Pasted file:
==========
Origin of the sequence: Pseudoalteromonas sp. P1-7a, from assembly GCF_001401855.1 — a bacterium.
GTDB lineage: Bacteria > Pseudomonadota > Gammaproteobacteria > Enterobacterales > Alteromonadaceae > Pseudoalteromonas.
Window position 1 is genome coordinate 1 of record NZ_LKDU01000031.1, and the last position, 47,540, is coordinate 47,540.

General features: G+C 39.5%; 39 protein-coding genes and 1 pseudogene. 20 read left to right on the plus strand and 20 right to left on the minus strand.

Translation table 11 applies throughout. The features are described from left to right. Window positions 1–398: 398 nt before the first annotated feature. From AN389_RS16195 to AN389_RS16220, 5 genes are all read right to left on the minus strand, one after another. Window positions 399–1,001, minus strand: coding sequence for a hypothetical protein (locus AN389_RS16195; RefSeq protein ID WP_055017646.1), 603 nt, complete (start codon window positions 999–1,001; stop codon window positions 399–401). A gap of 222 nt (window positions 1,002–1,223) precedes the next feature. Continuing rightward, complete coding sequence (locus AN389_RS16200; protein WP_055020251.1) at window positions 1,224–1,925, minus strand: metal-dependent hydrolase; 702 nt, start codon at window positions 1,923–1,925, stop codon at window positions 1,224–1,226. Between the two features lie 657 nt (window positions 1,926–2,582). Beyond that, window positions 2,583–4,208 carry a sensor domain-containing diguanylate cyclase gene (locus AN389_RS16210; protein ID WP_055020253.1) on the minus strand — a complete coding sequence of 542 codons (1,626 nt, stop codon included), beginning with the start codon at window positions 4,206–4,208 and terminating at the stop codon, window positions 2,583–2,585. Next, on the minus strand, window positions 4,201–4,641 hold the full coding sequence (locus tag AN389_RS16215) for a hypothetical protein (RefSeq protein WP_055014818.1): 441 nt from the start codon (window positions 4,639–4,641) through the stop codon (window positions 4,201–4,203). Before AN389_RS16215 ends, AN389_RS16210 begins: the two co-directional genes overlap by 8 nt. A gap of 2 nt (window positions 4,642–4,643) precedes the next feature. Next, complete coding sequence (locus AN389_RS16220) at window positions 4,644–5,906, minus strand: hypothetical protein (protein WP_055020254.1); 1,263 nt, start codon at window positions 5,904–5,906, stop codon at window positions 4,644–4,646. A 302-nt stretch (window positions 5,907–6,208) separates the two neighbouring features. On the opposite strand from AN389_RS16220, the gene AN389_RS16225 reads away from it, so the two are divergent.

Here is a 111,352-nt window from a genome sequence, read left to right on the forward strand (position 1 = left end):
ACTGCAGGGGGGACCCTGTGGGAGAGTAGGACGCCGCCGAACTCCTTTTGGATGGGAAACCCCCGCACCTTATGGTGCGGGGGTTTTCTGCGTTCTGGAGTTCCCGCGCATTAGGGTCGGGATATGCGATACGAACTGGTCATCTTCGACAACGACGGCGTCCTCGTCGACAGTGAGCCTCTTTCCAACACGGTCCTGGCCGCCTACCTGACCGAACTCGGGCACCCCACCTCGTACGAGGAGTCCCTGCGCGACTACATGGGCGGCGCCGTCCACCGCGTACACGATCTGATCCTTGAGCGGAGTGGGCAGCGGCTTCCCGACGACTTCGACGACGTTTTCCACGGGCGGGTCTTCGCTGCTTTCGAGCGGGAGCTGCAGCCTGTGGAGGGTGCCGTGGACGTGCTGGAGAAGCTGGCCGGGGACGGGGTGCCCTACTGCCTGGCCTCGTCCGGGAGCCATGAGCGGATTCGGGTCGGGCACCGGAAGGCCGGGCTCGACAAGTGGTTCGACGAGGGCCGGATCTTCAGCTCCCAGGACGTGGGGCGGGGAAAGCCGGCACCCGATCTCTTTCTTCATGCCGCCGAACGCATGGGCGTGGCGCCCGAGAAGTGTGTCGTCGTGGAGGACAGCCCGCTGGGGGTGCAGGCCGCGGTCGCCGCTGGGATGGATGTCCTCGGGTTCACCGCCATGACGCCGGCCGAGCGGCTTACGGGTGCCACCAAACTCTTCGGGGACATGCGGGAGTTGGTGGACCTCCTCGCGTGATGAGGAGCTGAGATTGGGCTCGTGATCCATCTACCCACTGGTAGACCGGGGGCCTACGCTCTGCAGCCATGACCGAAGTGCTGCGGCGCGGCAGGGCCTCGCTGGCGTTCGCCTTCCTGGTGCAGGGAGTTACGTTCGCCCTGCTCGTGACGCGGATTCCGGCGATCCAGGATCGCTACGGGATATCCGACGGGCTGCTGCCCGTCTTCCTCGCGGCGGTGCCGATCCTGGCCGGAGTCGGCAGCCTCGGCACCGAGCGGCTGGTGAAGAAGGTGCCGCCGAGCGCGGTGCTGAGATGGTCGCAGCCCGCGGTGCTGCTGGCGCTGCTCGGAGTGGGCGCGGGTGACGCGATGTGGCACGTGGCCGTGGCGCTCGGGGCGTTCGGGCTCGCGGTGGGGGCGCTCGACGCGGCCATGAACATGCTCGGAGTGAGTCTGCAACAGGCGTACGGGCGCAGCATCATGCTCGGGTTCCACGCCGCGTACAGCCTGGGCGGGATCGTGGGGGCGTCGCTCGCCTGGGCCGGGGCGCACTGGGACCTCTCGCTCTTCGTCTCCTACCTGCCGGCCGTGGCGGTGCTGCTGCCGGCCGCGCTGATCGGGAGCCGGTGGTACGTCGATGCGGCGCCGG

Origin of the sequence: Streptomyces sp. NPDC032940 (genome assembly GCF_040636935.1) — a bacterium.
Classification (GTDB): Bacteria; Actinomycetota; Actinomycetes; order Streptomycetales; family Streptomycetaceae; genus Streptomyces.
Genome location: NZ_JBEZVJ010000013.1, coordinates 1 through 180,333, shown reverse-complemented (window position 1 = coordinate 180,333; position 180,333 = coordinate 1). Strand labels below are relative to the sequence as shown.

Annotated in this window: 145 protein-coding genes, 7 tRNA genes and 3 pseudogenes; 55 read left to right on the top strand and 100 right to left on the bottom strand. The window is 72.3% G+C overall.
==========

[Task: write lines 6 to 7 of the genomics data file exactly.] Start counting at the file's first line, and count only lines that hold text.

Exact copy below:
Here is a 111,352-nt window from a genome sequence, read left to right on the forward strand (position 1 = left end):
ACTGCAGGGGGGACCCTGTGGGAGAGTAGGACGCCGCCGAACTCCTTTTGGATGGGAAACCCCCGCACCTTATGGTGCGGGGGTTTTCTGCGTTCTGGAGTTCCCGCGCATTAGGGTCGGGATATGCGATACGAACTGGTCATCTTCGACAACGACGGCGTCCTCGTCGACAGTGAGCCTCTTTCCAACACGGTCCTGGCCGCCTACCTGACCGAACTCGGGCACCCCACCTCGTACGAGGAGTCCCTGCGCGACTACATGGGCGGCGCCGTCCACCGCGTACACGATCTGATCCTTGAGCGGAGTGGGCAGCGGCTTCCCGACGACTTCGACGACGTTTTCCACGGGCGGGTCTTCGCTGCTTTCGAGCGGGAGCTGCAGCCTGTGGAGGGTGCCGTGGACGTGCTGGAGAAGCTGGCCGGGGACGGGGTGCCCTACTGCCTGGCCTCGTCCGGGAGCCATGAGCGGATTCGGGTCGGGCACCGGAAGGCCGGGCTCGACAAGTGGTTCGACGAGGGCCGGATCTTCAGCTCCCAGGACGTGGGGCGGGGAAAGCCGGCACCCGATCTCTTTCTTCATGCCGCCGAACGCATGGGCGTGGCGCCCGAGAAGTGTGTCGTCGTGGAGGACAGCCCGCTGGGGGTGCAGGCCGCGGTCGCCGCTGGGATGGATGTCCTCGGGTTCACCGCCATGACGCCGGCCGAGCGGCTTACGGGTGCCACCAAACTCTTCGGGGACATGCGGGAGTTGGTGGACCTCCTCGCGTGATGAGGAGCTGAGATTGGGCTCGTGATCCATCTACCCACTGGTAGACCGGGGGCCTACGCTCTGCAGCCATGACCGAAGTGCTGCGGCGCGGCAGGGCCTCGCTGGCGTTCGCCTTCCTGGTGCAGGGAGTTACGTTCGCCCTGCTCGTGACGCGGATTCCGGCGATCCAGGATCGCTACGGGATATCCGACGGGCTGCTGCCCGTCTTCCTCGCGGCGGTGCCGATCCTGGCCGGAGTCGGCAGCCTCGGCACCGAGCGGCTGGTGAAGAAGGTGCCGCCGAGCGCGGTGCTGAGATGGTCGCAGCCCGCGGTGCTGCTGGCGCTGCTCGGAGTGGGCGCGGGTGACGCGATGTGGCACGTGGCCGTGGCGCTCGGGGCGTTCGGGCTCGCGGTGGGGGCGCTCGACGCGGCCATGAACATGCTCGGAGTGAGTCTGCAACAGGCGTACGGGCGCAGCATCATGCTCGGGTTCCACGCCGCGTACAGCCTGGGCGGGATCGTGGGGGCGTCGCTCGCCTGGGCCGGGGCGCACTGGGACCTCTCGCTCTTCGTCTCCTACCTGCCGGCCGTGGCGGTGCTGCTGCCGGCCGCGCTGATCGGGAGCCGGTGGTACGTCGATGCGGCGCCGG